Lana Wilson’s ‘Miss Americana’ Shows a Deeper Side to Taylor Swift

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Published February 19, 2020
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The Montclarion

In her new eye-opening and intense documentary, Taylor Swift bravely takes her audience on the journey of how she decided to break the one rule many recording artists try to follow: Don’t get political.

The Netflix original documentary titled “Miss Americana,” was directed by Lana Wilson and was released on Jan. 31. It is named appropriately after one of Swift’s songs from her 2019 album, “Lover.”

After a 13-year long career as a silenced singer-songwriter, Swift had a breakthrough idea to stop being the nice girl she was expected to be.

In just 85 minutes, Swift walks the audience through how she was in the beginning of her career, which is sensationally different from the strong woman she is now. She dives deep into topics she has not talked much about, making her personal life more public than ever before.

I respect the pop star more than ever now. I have been a committed fan since I was little, but there was a lot I did not know about her before watching this film. As a fan, I feel more connected to her since watching the documentary. We don’t see a whole different side of Swift in this film; we just see a deeper side.

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Swift hugs her mother in 2020’s “Miss Americana.”
Photo courtesy of Netflix

She talks personally to the camera and does not hide her feelings and experiences. She cries, laughs and fights for what she wants.

Oftentimes, it seems the singer has set a camera up herself and placed it somewhere static to record whatever she is doing, such as making an important phone call or playing music on her piano. In reality, it’s Wilson behind the camera using close-ups to capture these intimate moments.

With the illusion that no one but Swift is in the room, the camerawork certainly reflects the stunning vulnerability of the content being shared.

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“Miss Americana,” directed by Lana Wilson and starring Taylor Swift, won at the Sundance Film Festival.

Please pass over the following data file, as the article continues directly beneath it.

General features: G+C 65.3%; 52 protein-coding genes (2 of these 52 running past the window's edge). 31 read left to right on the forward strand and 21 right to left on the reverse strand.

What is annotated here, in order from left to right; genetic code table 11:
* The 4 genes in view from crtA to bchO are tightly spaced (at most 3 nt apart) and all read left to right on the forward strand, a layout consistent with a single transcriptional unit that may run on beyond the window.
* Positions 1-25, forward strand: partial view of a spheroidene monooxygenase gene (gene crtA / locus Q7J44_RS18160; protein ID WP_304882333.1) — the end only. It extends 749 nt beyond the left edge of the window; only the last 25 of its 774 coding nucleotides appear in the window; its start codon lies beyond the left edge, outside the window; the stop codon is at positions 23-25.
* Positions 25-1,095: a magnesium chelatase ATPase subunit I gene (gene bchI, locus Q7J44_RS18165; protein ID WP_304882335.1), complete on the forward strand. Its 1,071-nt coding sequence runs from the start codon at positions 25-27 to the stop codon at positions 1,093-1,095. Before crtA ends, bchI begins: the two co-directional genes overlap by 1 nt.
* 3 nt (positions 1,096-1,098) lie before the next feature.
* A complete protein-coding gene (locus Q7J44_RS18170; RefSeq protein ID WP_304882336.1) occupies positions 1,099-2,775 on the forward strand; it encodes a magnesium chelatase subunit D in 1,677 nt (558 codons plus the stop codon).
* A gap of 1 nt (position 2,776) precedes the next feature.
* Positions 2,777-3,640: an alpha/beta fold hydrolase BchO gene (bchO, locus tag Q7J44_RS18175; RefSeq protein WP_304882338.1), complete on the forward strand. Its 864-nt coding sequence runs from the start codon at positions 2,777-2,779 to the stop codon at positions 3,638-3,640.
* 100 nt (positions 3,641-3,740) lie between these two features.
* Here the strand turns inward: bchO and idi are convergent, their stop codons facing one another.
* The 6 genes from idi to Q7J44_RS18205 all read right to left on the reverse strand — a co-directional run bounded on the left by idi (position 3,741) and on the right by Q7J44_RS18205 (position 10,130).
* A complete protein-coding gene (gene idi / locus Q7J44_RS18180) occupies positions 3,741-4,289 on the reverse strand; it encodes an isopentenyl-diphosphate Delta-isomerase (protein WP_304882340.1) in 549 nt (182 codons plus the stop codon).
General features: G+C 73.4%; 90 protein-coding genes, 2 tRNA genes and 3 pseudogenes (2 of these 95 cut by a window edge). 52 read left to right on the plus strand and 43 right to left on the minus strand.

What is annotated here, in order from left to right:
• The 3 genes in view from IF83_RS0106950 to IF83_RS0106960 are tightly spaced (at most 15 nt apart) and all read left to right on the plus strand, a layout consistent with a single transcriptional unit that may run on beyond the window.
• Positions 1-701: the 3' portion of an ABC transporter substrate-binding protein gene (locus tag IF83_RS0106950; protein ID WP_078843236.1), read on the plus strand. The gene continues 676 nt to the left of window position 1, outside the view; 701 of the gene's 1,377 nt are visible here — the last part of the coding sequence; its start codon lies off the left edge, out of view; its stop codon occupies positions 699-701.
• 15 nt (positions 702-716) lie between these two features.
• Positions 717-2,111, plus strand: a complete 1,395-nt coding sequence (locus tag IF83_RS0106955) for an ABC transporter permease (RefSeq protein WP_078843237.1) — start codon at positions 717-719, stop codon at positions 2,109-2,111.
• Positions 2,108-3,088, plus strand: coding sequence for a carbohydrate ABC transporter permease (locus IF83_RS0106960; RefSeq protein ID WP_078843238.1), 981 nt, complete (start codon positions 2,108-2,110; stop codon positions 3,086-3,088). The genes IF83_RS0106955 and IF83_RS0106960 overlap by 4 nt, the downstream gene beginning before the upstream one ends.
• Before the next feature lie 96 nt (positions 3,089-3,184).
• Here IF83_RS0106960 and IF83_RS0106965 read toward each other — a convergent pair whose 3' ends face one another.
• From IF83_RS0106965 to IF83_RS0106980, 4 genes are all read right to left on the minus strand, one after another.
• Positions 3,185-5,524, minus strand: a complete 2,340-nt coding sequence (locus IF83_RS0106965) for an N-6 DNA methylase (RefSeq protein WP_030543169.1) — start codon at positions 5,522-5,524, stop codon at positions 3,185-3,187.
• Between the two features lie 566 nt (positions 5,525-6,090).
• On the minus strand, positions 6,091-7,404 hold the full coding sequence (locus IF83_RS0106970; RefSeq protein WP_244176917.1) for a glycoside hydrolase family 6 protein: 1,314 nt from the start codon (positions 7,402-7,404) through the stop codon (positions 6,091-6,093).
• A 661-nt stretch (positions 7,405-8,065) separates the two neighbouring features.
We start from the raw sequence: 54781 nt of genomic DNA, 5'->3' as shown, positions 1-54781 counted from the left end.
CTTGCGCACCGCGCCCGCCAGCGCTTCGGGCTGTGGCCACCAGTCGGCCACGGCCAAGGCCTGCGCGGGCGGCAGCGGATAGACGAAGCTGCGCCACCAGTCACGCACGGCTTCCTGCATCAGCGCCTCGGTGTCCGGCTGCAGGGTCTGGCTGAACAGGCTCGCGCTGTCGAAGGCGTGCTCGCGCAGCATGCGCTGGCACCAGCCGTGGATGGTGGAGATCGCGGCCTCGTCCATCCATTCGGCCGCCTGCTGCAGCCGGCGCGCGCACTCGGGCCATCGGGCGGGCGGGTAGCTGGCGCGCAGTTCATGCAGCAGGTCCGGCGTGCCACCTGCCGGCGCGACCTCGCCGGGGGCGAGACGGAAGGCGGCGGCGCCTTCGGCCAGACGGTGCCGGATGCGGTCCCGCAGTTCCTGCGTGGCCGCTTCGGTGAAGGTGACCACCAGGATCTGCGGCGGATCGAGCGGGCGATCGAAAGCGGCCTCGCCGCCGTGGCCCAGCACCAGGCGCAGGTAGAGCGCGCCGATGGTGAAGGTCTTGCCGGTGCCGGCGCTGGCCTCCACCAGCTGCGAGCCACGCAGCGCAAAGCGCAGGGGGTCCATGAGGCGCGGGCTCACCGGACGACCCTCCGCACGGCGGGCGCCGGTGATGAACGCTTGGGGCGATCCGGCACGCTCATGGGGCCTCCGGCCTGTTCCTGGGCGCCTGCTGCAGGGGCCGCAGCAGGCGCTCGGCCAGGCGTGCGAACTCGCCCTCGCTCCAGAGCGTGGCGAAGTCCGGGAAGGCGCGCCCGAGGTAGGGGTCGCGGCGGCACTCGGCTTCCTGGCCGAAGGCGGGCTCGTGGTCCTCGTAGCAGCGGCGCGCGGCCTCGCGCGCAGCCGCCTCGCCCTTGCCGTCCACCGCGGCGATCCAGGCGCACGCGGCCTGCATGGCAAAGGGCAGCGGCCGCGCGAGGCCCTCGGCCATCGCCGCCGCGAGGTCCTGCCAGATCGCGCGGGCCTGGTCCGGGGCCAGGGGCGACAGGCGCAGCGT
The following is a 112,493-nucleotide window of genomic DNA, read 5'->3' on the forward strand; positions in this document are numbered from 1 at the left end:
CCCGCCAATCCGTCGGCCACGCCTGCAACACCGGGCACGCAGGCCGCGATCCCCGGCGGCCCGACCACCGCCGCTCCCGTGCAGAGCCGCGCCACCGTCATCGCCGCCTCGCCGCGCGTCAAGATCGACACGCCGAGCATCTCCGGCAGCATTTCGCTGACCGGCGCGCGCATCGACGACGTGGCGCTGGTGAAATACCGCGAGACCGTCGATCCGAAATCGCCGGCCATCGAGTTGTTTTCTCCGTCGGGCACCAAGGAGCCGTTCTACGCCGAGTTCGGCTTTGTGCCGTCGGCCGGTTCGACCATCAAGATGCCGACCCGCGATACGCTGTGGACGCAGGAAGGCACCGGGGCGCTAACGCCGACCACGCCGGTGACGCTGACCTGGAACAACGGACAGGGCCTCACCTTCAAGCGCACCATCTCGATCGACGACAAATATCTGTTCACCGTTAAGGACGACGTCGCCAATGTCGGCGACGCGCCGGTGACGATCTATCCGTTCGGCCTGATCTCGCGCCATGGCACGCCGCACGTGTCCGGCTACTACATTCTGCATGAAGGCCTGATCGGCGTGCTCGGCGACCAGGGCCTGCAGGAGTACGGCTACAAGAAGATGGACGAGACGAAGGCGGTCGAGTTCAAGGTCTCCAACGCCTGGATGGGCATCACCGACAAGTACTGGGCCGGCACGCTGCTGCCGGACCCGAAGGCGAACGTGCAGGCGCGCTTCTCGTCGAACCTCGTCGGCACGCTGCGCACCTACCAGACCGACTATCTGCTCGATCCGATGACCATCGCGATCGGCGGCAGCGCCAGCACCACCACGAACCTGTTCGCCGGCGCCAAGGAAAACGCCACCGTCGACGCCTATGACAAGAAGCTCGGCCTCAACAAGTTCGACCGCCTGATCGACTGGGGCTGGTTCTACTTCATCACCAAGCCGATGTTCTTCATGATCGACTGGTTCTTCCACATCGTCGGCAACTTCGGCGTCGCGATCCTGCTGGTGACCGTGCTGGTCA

Photo courtesy of Netflix

In order to fulfill Wilson’s focus on the buildup of Swift’s career, a lot of archival footage of interviews, concerts and home videos are shown. The way the information is presented describes how each life event transpired. The film makes it easy to follow Swift’s story, regardless of whether the audience is familiar with it or not.

The documentary was extremely thorough and touched upon every topic that fans longed for Swift to address. She dives into a multitude of personal topics including her writing process, the effects of haters and other artists, her love life, health and political beliefs. At last, she fully gives every detail to her side of the story and lets her audience in on parts of her life they never knew about.

Swift throws away her portrayal of a “perfect person” for this documentary. She is not afraid of being herself or showing her true emotions on camera. It is clear that she genuinely wanted to connect more with her audience and show people that she is a changed woman after her experiences over the last decade.

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Swift prepares to perform at her “Lover” concert.
Photo courtesy of Netflix

Swift is no longer a neutral singer or a good girl with a pretty face. She is sensational; someone young people should look up to.

“I want to wear pink and tell you how I feel about politics,” Swift said. “And I don’t think that those things have to cancel each other out.”

I completely agree with Swift’s statement from her film. Femininity does not make a woman or person less valuable. She is speaking up for herself, other women and the LGBTQ+ community. She does not do it to make herself look better or to gain more followers. She does it because she knows it is the right thing to do.

Whether you are a fan of Swift or not, I urge you to watch this inspiring and raw documentary.

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